Police Psychology into the 21st Century

By Martin I. Kurke; Ellen M. Scrivner | Go to book overview

CHAPTER TWENTY-THREE
Strategic Planning

Eugene Schmuckler Georgia Public Safety Training Center, Forsyth, GA


NOTION OF STRATEGY

On a hot, lazy afternoon, a small boy sits barefoot under a shade tree, idly watching a small stream of water from a sprinkler trickle down the street toward him. As tiny rivulets inch their way along the asphalt gutter, they seem to pause at each pebble to build momentum and then push forward again.

Eagerly, the boy grabs handfuls of dirt and builds a small dike that momentarily halts the flow. However, the water slowly wells up in a puddle and edges its way around the barrier. The boy adds more dirt, vainly attempting to outflank and contain the water. As the battle progresses, it becomes apparent that despite the boy's best efforts, he will never prevail. There are larger forces of nature at work.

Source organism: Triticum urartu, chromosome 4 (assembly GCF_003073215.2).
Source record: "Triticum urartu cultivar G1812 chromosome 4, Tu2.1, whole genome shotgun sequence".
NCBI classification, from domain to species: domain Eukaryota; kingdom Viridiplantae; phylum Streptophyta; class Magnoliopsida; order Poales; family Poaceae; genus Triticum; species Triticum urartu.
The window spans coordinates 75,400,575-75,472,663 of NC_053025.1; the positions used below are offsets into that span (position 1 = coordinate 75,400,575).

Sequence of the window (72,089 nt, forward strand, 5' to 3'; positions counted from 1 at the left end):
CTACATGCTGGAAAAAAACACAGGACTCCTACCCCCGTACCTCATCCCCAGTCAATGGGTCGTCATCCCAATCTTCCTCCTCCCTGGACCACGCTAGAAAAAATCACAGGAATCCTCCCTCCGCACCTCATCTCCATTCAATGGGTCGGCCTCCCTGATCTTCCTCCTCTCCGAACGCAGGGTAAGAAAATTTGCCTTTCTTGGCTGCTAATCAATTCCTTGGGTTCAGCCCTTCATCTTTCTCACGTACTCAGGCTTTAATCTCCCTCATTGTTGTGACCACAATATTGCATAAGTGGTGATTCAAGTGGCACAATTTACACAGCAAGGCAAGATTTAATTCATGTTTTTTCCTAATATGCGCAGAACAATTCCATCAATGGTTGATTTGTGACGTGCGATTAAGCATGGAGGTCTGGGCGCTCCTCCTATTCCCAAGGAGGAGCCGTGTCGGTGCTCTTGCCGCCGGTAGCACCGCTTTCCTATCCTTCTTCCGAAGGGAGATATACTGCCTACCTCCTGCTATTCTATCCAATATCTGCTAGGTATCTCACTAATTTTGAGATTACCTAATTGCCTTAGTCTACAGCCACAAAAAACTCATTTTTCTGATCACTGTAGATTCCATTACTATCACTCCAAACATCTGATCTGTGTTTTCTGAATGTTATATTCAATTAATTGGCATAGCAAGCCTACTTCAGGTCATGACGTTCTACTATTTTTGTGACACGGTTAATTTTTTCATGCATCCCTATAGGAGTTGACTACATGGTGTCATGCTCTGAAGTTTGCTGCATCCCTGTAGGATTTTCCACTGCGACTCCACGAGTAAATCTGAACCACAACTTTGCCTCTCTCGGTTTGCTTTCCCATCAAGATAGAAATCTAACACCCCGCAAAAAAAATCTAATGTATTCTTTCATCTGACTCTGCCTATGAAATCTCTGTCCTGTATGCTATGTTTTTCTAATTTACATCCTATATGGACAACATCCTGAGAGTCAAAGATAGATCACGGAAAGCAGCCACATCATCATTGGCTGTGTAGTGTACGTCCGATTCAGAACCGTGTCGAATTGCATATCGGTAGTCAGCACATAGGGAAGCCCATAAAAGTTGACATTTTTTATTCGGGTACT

-- Garner ( 1993)

Larger forces are also being felt within the law enforcement field. Police agencies will find it impossible to remain stagnant and survive. Yet, uncontrolled or unplanned movement can be as counterproductive as stagnation. The police organization needs help in directing that movement ( Garner, 1993).

This is an area that can well be served by those engaged in the field of police psychology. As a result, traditional police psychology--which has in the main focused on clinical areas such as pre-employment and fitness for duty evaluations, counseling, and hostage negotiations--will need to redirect its efforts into areas such as organizational diagnosis and development issues ( Cummings, 1980; Levinson, 1972) and strategic planning. Recognition that

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